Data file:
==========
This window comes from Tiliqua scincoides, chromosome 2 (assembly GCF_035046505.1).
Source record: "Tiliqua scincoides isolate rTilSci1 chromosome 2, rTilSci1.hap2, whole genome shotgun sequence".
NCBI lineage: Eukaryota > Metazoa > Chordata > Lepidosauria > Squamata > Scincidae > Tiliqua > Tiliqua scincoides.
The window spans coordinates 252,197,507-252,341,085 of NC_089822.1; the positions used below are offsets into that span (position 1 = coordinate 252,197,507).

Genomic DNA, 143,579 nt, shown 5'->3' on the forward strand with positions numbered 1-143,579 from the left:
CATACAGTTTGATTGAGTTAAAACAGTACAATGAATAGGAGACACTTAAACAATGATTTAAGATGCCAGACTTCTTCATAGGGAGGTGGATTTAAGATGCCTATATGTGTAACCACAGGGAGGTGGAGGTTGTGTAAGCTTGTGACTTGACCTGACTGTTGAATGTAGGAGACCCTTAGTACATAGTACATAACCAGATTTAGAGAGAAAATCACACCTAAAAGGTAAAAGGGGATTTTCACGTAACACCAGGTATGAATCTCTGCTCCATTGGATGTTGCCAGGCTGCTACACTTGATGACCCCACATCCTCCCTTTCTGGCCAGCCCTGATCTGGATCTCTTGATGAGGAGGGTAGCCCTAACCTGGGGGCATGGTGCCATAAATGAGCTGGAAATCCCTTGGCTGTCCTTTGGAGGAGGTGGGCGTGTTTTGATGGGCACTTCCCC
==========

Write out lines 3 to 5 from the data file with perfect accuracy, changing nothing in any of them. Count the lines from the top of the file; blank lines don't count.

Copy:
NCBI lineage: Eukaryota > Metazoa > Chordata > Lepidosauria > Squamata > Scincidae > Tiliqua > Tiliqua scincoides.
The window spans coordinates 252,197,507-252,341,085 of NC_089822.1; the positions used below are offsets into that span (position 1 = coordinate 252,197,507).

Genomic DNA, 143,579 nt, shown 5'->3' on the forward strand with positions numbered 1-143,579 from the left: